Disagreement on legal authority complicates local fracking bans

Last week in eastern Ohio, where natural gas production in the Utica Shale has been booming, voters in three towns rejected ballot proposals to ban hydraulic fracturing. While Athens overwhelmingly passed a fracking ban, Gates Mills, Kent and Youngstown voted down their measures.

The ballot issues highlight the disparity in responses among local officials who are befuddled by the complicated legal baggage of prohibiting a practice that some say is solely regulated at a state level. Bans could legally embroil areas where drilling companies operate, especially with the Ohio Supreme Court soon to rule on the ability of local authorities to regulate fracking.

Local authority to regulate fracking is a central issue in the case that the Ohio Supreme Court is reviewing: Munroe Falls v. Beck Energy. In 2011, a state court backed the town’s right to zone and issue permits to the oil and gas drilling company. An appellate court in February sided with the company.

Oral arguments were heard by the state Supreme Court earlier this year. 

The Ohio Oil and Gas Association is closely watching for a decision, said spokeswoman Penny Siepel. “Once that court case is decided, I think it will probably help ... reaffirm that the state ultimately has control over the oil and gas industry,” Ms. Seipel said.

Shawn Bennett, senior vice president of the industry group, said his member companies answer solely to the Ohio Department of Natural Resources.

“These bans are, and will remain, without any teeth,” Mr. Bennett said. “When (companies) submit their permit, that permit will go to the division and the division will choose whether to accept or deny the permit.”

The local bans are coming up for votes because some are afraid that the extraction technique — which has revolutionized the oil and gas industry and involves injecting millions of gallons of water, sand and chemicals into shale formations  — could pollute air and water.

Blocking the practice is a way for towns to assert their local rights over corporate interests, said Tish O’Dell, Ohio coordinator for the Community Environmental Legal Defense Fund, which has, by the group’s count, helped hundreds of communities nationwide write anti-fracking ordinances.

“I’ve been asked a lot about what it means,” Ms. O’Dell said. “What it means is that the residents passed a law in their community, and just like any other law, it’s on the books. If someone tries to violate the law, then it needs to be defended and enforced.”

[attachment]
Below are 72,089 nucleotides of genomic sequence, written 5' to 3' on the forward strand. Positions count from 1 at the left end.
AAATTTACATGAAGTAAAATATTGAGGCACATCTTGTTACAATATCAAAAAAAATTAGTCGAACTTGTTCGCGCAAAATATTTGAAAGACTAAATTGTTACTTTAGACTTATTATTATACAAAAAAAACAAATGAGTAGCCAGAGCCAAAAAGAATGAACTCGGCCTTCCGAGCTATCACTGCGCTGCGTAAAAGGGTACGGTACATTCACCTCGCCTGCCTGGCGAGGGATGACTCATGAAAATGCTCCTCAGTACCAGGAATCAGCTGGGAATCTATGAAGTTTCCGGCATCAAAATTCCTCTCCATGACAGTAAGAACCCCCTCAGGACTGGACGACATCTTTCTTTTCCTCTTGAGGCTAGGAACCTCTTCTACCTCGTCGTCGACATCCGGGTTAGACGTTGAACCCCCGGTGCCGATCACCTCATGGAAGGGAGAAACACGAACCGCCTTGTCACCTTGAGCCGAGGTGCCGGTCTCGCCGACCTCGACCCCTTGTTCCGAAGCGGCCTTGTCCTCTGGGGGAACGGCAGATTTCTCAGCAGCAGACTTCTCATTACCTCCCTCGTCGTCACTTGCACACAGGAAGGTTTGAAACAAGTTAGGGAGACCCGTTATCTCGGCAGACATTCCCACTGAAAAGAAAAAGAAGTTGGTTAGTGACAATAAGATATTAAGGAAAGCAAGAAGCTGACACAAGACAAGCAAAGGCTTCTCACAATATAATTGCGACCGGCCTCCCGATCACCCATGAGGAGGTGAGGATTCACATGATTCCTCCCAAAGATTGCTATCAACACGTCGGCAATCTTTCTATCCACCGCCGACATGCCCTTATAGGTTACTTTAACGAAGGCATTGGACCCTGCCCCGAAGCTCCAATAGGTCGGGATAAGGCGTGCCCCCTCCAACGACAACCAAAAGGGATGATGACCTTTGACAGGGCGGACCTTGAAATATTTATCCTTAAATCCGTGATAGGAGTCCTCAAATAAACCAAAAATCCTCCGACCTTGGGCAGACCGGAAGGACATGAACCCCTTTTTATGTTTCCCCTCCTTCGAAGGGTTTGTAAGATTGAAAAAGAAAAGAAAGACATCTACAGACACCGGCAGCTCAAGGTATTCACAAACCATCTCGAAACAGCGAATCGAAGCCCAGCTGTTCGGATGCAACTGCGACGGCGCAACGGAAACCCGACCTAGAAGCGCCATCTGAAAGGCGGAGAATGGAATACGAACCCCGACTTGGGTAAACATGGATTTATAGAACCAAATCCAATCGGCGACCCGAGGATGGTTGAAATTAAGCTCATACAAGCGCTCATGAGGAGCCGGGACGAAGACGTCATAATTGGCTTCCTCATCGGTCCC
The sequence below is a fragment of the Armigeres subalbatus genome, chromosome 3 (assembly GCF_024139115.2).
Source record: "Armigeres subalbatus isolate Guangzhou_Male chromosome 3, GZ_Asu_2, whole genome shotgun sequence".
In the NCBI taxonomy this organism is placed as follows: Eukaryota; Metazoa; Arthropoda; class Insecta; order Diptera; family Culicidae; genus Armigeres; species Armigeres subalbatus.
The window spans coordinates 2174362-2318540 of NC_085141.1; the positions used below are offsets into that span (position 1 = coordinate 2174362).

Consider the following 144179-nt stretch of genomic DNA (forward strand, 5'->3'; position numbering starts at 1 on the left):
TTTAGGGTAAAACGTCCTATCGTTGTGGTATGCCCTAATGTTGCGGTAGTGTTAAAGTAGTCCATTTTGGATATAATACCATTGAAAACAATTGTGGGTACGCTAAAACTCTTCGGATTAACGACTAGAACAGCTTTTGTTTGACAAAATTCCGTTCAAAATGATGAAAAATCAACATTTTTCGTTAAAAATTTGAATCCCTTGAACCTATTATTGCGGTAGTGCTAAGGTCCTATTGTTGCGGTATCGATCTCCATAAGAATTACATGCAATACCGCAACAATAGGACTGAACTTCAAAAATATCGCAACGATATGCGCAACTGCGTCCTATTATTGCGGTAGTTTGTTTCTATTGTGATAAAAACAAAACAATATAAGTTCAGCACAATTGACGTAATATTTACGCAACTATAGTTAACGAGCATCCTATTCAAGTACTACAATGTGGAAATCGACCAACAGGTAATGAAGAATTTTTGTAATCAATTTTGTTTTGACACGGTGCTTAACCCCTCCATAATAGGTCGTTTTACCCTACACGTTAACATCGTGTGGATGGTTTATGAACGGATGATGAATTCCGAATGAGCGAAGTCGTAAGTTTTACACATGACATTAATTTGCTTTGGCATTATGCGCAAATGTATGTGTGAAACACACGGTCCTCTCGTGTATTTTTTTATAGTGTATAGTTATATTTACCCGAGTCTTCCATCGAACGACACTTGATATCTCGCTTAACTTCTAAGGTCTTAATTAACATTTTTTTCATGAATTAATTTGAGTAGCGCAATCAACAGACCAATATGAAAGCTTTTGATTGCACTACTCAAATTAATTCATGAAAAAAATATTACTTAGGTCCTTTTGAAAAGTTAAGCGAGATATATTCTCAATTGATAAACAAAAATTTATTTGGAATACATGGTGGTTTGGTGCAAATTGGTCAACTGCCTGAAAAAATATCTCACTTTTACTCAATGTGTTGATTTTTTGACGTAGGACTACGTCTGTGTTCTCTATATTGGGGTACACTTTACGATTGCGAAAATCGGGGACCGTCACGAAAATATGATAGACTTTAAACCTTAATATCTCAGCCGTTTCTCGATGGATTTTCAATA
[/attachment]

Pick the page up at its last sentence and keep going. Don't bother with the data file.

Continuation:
In passing the ban, Athens joined the Ohio communities of Yellow Springs, Mansfield and Broadview Heights, which in previous elections have adopted a Community Bill of Rights drafted by the group, a nonprofit based in Mercersburg, Pa. The group also helped Pittsburgh pass its fracking ban in 2010, when it became the first U.S. city to approve such a measure. 

Patrick Lang, law director in Athens, would not comment beyond a statement from his office released in aftermath of the vote. 

“The fracking ban is the law in the City of Athens. (Mr. Lang) has spoken with Mayor Wiehl, who ensures him that the city will enforce it. If challenged in court, the city will defend it,” the statement reads.

Mr. Lang, who is leaving his post next year, has hired a temporary staff attorney to assist with the office’s transition between law directors, according to news accounts. But he told The Athens News in September he also wanted the position in case any litigation arose related to the fracking ban.

“We want to make sure we're adequately prepared and have some continuity to be able to handle these issues without the risk of somebody being caught flat-footed," Mr. Lang told the newspaper.

Meanwhile, Youngstown voters rejected a ban for the fourth time in two years — and by the widest margin yet. Martin Hume, as city law director in Youngstown, said he did not have an official position during the election, but he called the anti-fracking proposal “too broad.” 

“I think the perception among the (local) administration and the general community is although their goals are admirable, their methods of achieving them are not appropriate,” Mr. Hume said. “I think a more responsible approach would be to make sure (the companies) pay their fair share of societal cost.” 

Some companies have been quick to file suits once bans are approved. 

In Denton, Texas, environmentalists scored possibly the biggest victory when 58 percent of voters approved a ban in the energy-friendly town.

The morning after the election, the Texas Oil and Gas Association filed an motion in Denton County District Court seeking an injunction to prevent enforcement of the ban, scheduled to go into effect Dec. 2. The industry group represents 5,000 oil and gas companies in the state, which sits on the Barnett Shale, the third-largest shale gas play in the country.

In Broadview Heights, Ohio, two energy companies have not been content to wait for a Supreme Court ruling and filed a lawsuit in July against the city, claiming its ban — in place after a successful campaign led by Ms. O’Dell, a Broadview Heights resident — is unconstitutional because the city has no legal grounds to outlaw industry activities that are already regulated by the state.

A legal challenge in Athens seems unlikely, Mr. Bennett said, considering there is no drilling activity anywhere near the city. But “when challenged, these Community Bills of Rights are erroneous.”

“Sadly, those cities that pass bans will have to spend taxpayer money to fight (lawsuits),” he added.

Fracking opponents remain unfazed by the losses. 

“We keep pushing on no matter what,” Ms. O’Dell said. “We know this isn’t a one-election win or loss. It’s going to take time. We’ve realized that.”

Daniel Moore: dmoore@post-gazette.com or 412-263-2743 or on Twitter @danielmoore1213.

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